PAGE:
Providing the best learning opportunities we can to each and every child is among the most important functions of our state government. In fact, this is among the only constitutional requirements of our General Assembly. As representatives of educators, local school leaders and parents, we believe it is imperative that this sacred duty to our children is given the consideration it demands as legislators consider pension reforms.
A great education depends on effective educators who must be compensated in a way that attracts and retains the very best people to serve our students. The compensation plan, of which retirement benefits are a critical component, must be adequate and viable. For these reasons, we realize that some change is necessary not only to our pension systems but also to our state tax policies.
However, we are seriously concerned that proposals in the current framework would increase the cost of the system, increase financial burdens on our local communities, decrease retirement security for our teachers and staff while moving absolutely all risk to them, and, most troubling, increase the unconscionable student resource inequities among classrooms across the state. It would decrease benefits for retirees, current staff and future hires, and increase revenue only from our employees themselves and from our local communities. We fear it would result in damage to public education on which families depend.
Local school boards have taken on an increasing share of education investment since the mid-1990s — especially since 2008 — and in many communities the specter of still further local tax increases is untenable. Communities around the state are economically distressed, property tax collection rates are falling, and many districts are unable to bear cost increases without a new investment from the state. Due to the recent unforeseeable collapse of unmined coal assessments, which has eroded property tax receipts, the number of districts being monitored for possible insolvency due to low cash reserves is at a high point and will expand if reforms increase local costs as the proposed framework would.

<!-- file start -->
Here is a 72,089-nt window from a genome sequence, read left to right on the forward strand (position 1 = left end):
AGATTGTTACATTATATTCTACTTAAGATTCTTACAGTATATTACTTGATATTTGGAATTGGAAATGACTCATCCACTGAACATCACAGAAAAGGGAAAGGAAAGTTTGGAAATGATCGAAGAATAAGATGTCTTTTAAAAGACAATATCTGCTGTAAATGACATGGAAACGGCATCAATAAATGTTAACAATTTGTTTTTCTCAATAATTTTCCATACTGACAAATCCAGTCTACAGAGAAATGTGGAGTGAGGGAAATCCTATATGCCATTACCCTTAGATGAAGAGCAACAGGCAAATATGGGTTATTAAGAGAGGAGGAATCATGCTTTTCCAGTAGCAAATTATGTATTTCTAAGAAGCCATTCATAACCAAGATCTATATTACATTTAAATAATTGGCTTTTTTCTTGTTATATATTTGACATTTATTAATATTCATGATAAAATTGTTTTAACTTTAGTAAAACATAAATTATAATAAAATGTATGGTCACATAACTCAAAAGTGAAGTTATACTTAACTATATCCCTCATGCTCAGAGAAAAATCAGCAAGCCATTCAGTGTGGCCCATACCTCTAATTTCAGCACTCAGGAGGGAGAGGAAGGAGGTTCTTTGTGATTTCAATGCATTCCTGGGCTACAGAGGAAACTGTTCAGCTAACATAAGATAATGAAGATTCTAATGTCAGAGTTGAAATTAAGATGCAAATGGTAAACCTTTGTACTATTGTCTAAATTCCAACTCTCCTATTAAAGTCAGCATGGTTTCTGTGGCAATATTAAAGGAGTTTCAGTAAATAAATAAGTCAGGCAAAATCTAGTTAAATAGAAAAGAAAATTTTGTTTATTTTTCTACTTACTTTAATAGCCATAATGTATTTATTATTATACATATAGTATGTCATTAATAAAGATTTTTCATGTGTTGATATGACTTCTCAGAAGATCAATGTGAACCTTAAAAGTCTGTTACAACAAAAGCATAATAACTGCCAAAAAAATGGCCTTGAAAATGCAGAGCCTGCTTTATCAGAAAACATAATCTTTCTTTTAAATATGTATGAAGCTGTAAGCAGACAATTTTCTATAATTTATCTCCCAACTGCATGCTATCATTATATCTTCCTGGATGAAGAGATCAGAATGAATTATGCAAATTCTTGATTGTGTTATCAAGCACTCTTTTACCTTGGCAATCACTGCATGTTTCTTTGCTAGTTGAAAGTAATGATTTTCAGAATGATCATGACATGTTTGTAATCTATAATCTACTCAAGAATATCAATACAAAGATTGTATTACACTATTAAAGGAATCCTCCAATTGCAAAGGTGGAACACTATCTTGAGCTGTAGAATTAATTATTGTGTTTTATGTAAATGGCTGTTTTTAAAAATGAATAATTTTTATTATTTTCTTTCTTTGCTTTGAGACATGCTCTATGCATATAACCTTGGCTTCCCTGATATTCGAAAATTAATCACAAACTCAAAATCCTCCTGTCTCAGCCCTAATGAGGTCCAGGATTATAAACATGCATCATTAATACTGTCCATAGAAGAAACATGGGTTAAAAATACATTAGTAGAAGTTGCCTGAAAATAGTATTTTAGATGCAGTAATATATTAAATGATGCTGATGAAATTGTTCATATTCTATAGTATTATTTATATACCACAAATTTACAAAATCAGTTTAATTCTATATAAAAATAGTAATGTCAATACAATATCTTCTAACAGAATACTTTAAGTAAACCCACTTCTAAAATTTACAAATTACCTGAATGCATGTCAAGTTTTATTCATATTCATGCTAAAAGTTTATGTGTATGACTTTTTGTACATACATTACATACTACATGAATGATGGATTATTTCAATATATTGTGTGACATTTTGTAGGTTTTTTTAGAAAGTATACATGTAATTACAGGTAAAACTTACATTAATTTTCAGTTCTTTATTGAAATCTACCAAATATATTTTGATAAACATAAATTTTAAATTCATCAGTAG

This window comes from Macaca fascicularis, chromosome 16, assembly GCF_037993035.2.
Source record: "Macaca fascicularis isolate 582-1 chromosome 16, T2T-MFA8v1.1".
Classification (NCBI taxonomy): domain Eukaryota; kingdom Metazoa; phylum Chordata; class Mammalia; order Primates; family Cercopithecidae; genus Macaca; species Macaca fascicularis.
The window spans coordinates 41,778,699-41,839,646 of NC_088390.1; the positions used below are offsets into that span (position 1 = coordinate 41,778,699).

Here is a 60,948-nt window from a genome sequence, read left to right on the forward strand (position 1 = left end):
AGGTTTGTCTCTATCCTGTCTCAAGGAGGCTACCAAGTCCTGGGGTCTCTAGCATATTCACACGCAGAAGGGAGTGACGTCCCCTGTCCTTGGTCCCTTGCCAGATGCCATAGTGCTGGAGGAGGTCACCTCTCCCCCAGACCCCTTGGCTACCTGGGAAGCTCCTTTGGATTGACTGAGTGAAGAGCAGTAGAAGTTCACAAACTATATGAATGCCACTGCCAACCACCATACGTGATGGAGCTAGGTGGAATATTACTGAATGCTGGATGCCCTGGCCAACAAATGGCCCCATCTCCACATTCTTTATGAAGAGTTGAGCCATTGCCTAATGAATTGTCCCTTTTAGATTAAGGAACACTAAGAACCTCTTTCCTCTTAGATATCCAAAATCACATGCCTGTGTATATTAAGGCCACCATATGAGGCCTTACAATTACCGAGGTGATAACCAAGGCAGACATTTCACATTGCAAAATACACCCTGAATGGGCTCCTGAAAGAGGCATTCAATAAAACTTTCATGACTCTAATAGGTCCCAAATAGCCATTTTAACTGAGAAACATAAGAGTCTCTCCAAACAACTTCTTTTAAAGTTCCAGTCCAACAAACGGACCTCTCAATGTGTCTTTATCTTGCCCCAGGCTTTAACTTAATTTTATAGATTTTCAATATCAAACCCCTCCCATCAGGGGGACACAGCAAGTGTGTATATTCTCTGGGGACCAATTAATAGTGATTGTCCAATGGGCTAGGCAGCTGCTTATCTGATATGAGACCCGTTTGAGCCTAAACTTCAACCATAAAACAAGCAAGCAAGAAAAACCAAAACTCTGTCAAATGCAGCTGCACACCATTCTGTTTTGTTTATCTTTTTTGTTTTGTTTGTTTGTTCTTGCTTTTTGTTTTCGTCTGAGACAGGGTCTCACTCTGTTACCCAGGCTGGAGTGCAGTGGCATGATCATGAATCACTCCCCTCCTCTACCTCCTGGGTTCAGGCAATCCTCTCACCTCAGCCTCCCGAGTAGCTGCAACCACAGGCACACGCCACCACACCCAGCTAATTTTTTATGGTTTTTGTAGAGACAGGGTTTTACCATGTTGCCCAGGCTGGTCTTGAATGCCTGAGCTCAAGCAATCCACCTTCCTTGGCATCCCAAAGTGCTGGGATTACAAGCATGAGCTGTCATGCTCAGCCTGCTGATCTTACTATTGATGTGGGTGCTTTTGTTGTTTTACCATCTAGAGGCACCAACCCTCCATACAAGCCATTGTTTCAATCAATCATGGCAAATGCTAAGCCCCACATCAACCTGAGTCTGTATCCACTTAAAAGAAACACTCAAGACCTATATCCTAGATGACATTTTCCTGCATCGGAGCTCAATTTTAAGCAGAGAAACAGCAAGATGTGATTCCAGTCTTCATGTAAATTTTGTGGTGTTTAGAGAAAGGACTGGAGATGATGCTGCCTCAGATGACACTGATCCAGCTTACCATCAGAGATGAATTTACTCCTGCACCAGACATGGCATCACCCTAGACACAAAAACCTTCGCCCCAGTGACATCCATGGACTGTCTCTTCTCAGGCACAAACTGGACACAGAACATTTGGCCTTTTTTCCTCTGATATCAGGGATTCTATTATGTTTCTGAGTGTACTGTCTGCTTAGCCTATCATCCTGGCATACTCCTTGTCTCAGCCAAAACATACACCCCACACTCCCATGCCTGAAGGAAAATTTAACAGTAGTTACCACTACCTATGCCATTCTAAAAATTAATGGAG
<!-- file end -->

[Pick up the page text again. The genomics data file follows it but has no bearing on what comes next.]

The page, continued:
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Increasing the share of financial investment borne locally will unavoidably reduce student opportunities. In districts that have already cut programs in recent years, including some that have already reduced staff and pay scales, the only areas left to cut are highly-valued programs such as full-day kindergarten, tutoring, arts, advanced placement (AP), dual credit and credentialing courses. Much of what we have accomplished to improve education for decades will need to be sacrificed.
The proposed framework would create a defined-contribution plan with no amount of protected benefit whatsoever, which would be expensive in the near-term from a contribution standpoint and could leave employees with absolutely no savings or retirement income if another recession occurred as they neared retirement. This lack of financial security, which virtually no private or public sector employee faces, will decimate staff recruitment; students will suffer from increased class sizes and lack of specialized educators. It is difficult to imagine many of our finest young people choosing to enter a field of work that presented such risks.
An essential way to evaluate any reform is for each of us to ask ourselves this: Under the proposed plan, would we proudly encourage our own daughters and sons to earn college degrees and enter the education professions? Or, would we instead tell our own kids that serving their fellow Kentuckians by teaching children to read and write won’t provide a safe, secure future, and urge them to consider other options?
How we respond to those questions, and how we as a state respond, will demonstrate the value we place on education and our future as a society. Will we do what it takes to fulfill the mandate enshrined in our constitution or will we disinvest in the education of our children?
Casey Allen is president of the Kentucky Association of School Administrators. Cherie Dimar is president of the Kentucky PTA. Bo Matthews is president of the Kentucky Association of School Superintendents. David Webster is president of the Kentucky School Boards Association. Stephanie Winkler is president of the Kentucky Education Association.